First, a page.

RE: tool nonsense (gearing up to be a tech writer)

Subject: RE: tool nonsense (gearing up to be a tech writer)
From: Alan -dot- Miller -at- prometric -dot- com
To: "TECHWR-L" <techwr-l -at- lists -dot- raycomm -dot- com>
Date: Tue, 1 May 2001 16:06:06 -0400

Quoth Jeff:

>This, to me is where your analogy breaks down. A carpenter should be able
to manufacturer >his own? Last time I checked, a carpenter is a woodsmith,
not a blacksmith. In today's >world, anyway...he just goes to the store and
purchases his planes, saws, et cetera. If no >tool were available, he could
create a lesser substitute, but he'd have to work with a >blacksmith to
create the hammer and saw.

Sadly, this is probably true. However, my experience (at Grandpappy's knee)
was one had better be able to make one's own tools. Traditionally,
carpenters have also been tool-makers (specialty one-off tools for a job,
jigs, dies, forms, patterns, etc.).

>>While I don't advocate a TW necessarily
>>being able to write word processing software, I *do* advocate being able
>>do the job with whatever tools are provided.


I think we agree an a lot more....

>>This is where the analogy falls down...carpenters take their own tools to
>>the job, we usually don't.

>We don't bring our own tools to the job. However, there are times when we
have to. And >freelancers have to provide their own tools, for the most
part. If you stretch most >analogies too far, their going to fall apart.

Which is why arguing from analogy is perilous. In formal logic, it's a
fallacy (but sometimes fun, nonetheless).

>> Also, I can live in a house even if the
>>carpenter used Stanley tools to build it and my toolbox is populated with
>>tools that were old when that chap from Nazareth was learning the trade ;

>What's the point? The final product is all that matters? While I agree for
the most part, >we're not talking about the final product...we're talking
about creating that final >product.

My point is some of our tools create proprietary files/formats, which
cannot be used without the tool except through a certain amount of pain.

>Again, analogies aren't meant to be stretched very far. It's obvious here:
we have to >provide our end users with the tools to access our works;
carpenters don't (although a >conscientious home owner would have adequate
tools to maintain his home).

Exactly why analogies are logical fallacies. And you make a very good

>>-{). Carpentry is not about tools, it's about shaping wood into useful
>>hopefully, pleasing) forms. The same is true of TW. We shape words into
>>useful (and sometimes pleasing) forms. Yes, we must be skilled with our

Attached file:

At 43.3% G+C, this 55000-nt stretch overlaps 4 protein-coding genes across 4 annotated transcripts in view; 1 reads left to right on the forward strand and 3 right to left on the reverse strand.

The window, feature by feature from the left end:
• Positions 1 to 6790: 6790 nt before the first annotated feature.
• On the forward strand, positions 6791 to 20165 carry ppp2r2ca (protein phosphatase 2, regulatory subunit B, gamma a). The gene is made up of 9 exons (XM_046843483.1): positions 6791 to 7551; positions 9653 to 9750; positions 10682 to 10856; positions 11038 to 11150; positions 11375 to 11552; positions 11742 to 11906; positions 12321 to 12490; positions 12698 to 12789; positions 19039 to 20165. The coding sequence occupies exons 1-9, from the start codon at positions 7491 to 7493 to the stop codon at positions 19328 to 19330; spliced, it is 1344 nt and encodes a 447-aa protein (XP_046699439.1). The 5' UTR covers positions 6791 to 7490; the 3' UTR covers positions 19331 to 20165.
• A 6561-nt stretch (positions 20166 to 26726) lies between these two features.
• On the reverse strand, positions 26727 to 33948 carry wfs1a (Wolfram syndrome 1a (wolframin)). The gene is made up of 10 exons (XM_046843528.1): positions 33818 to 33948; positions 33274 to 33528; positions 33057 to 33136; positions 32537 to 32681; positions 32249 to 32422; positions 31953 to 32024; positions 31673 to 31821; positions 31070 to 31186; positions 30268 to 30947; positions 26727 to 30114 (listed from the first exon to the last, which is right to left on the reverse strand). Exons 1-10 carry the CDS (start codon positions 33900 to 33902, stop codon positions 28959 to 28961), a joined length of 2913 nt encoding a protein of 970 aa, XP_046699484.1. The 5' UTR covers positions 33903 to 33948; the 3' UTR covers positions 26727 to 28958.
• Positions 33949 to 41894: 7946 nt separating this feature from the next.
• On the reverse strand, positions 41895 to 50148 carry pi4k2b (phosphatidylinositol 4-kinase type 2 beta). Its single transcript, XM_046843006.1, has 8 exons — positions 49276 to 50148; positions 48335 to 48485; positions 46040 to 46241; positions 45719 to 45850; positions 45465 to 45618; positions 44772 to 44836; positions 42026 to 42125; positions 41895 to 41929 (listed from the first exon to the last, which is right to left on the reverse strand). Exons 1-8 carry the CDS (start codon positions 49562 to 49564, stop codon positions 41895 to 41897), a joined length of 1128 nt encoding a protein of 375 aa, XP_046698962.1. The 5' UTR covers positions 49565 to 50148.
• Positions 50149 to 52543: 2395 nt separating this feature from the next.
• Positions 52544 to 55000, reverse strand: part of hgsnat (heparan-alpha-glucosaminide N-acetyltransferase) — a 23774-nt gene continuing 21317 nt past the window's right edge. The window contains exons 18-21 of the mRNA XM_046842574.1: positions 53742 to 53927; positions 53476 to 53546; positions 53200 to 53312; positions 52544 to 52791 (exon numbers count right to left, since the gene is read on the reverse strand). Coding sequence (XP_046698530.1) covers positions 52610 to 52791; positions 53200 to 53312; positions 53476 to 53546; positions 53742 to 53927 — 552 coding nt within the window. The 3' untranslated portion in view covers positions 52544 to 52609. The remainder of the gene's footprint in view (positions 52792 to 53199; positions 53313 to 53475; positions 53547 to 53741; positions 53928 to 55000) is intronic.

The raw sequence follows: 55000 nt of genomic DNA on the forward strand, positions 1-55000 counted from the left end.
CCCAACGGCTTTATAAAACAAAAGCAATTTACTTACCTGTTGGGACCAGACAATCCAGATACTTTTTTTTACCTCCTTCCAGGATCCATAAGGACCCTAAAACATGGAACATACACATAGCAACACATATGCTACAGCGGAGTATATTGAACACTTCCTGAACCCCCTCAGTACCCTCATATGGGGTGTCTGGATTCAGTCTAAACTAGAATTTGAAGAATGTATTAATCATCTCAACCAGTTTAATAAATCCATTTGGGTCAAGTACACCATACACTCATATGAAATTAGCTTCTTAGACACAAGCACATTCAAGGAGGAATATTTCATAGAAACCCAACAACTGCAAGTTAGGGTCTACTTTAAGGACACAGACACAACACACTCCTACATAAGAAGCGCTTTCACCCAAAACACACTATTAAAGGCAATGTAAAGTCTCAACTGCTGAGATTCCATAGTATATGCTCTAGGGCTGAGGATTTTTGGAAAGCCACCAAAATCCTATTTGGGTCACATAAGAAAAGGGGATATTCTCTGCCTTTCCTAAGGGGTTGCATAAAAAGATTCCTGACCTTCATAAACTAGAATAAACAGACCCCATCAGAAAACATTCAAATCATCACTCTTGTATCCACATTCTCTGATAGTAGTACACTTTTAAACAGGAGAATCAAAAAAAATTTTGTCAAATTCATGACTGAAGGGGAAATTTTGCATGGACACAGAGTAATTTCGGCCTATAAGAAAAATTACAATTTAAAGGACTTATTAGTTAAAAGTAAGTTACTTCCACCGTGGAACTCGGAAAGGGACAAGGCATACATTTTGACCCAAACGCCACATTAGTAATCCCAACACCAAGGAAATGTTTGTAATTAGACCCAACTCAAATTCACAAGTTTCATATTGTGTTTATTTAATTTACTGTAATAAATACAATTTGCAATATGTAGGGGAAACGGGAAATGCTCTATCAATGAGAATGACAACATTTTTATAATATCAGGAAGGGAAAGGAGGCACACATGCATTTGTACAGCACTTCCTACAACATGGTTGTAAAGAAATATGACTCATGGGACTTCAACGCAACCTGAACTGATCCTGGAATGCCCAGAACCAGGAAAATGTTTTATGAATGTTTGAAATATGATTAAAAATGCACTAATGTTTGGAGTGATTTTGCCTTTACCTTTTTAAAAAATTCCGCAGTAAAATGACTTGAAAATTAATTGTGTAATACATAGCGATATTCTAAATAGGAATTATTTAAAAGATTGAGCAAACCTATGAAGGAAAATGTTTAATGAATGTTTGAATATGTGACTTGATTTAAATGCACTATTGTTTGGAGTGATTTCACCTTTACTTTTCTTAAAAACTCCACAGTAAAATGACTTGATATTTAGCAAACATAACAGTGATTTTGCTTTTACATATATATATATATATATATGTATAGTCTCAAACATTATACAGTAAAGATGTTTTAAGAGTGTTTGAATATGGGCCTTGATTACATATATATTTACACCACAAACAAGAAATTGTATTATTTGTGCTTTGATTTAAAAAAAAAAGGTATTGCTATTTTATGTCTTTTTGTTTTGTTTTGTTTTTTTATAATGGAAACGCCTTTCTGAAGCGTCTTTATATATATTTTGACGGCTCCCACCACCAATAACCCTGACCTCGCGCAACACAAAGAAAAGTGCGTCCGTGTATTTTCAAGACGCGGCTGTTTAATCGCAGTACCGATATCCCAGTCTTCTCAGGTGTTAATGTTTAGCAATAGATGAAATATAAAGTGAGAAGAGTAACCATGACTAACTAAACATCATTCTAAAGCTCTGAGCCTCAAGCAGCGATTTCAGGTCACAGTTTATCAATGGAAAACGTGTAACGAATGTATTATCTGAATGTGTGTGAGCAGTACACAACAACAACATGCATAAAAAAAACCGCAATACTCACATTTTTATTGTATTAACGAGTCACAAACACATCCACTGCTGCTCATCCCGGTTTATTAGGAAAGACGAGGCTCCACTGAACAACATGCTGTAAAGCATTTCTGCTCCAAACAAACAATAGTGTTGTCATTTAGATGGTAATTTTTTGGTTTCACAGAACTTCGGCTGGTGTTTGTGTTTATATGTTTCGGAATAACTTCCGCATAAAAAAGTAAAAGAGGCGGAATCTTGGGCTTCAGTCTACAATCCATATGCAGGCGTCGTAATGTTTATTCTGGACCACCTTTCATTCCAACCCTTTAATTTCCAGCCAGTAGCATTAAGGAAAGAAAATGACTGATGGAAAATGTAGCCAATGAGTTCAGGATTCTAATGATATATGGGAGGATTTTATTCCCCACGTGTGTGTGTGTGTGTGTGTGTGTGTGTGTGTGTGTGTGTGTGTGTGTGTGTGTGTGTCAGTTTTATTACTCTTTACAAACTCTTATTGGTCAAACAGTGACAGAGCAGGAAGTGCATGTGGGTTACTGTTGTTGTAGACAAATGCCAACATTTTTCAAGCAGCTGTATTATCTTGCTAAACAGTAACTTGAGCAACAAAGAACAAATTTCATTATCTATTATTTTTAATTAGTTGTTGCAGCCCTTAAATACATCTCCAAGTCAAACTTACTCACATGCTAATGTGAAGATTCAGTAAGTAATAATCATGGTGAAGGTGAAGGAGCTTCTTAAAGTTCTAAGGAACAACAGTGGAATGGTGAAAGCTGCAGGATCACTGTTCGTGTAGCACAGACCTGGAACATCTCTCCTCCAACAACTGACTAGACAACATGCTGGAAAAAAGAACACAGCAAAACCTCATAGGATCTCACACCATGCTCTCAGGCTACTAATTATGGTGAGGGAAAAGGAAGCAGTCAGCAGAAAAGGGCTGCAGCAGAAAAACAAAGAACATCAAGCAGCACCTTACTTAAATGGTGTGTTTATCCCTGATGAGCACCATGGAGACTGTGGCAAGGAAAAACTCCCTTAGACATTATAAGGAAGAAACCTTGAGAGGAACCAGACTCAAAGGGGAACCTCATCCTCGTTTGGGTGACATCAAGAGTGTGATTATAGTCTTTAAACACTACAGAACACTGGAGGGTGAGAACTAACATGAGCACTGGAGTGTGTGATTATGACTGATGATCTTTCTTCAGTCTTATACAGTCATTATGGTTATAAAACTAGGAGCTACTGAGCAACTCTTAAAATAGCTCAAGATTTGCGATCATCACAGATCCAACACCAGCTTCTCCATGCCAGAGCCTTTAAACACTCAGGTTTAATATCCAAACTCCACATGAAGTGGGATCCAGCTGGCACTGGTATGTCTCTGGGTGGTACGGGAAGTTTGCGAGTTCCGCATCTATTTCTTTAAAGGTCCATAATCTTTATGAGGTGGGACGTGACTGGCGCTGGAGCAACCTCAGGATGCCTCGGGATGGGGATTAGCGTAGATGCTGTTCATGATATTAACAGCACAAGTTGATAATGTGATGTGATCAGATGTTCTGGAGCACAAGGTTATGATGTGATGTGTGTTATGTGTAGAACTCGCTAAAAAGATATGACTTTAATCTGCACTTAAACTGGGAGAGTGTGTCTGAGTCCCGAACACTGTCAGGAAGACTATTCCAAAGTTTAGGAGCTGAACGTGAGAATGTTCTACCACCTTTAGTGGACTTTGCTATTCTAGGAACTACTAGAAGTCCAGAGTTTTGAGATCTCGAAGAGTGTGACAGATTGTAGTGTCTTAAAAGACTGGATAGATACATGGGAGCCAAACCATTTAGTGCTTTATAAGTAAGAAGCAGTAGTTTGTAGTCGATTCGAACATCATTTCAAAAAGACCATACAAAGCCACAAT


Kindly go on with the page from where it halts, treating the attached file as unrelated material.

>>tools, but ultimately, the tool doesn't matter as long as the product is
>>successful (i.e., the client/boss likes it well enough to pay us).

>Carpenters, however, have to know how to use that tool to create the final
product. They >can't show up at a job and be productive if they've never
seen a plane before. If one >shows up to a job without his tools (in our
case, it would be how to use that tool), he's >going to hold up production
completely and probably be asked to leave.

Which is what I thought I said, though not clearly enough, or you wouldn't
have recast it.

>>Of course, you're entitled to your opinion...however misguided and
>>wrong-headed it may be ;-{).

>Sometimes, even in joking, you have to leave things unsaid. You should
have left this one >alone.

I'm an unrepentant and shameless smarta**. I *like* to tweak folks'
appendages and see what happens. We all need a hobby.

>My experience has been that companies are tool-oriented. They don't want
to hire someone >who has never worked with their tool of choice. While I
rate knowledge higher than the >tools, I believe that ignoring the tools
makes you unable to do your job. The beginning >writer, then, should spend
time learning them: especially the ones that are repeatedly >advertised
for. It's the only way to be in the market.

>Again, it takes a combination of tools and subject-knowledge to make it as
a technical >writer. Ignore either one and you're no longer a viable

Other than an offense taken at my smarta** closing, I can't see any
significant differences in our positions here. It's the job not the tools.
Tool skill is important insofar as it helps get the job done. I've
forgotten more tools than I can remember...or something like that. BTW,
Grandpappy was one hell of a carpenter.

Al Miller
Chief Documentation Curmudgeon
Prometric, Inc.

Cognito cognito, ergo cognito sum.
-- Ambrose Bierce


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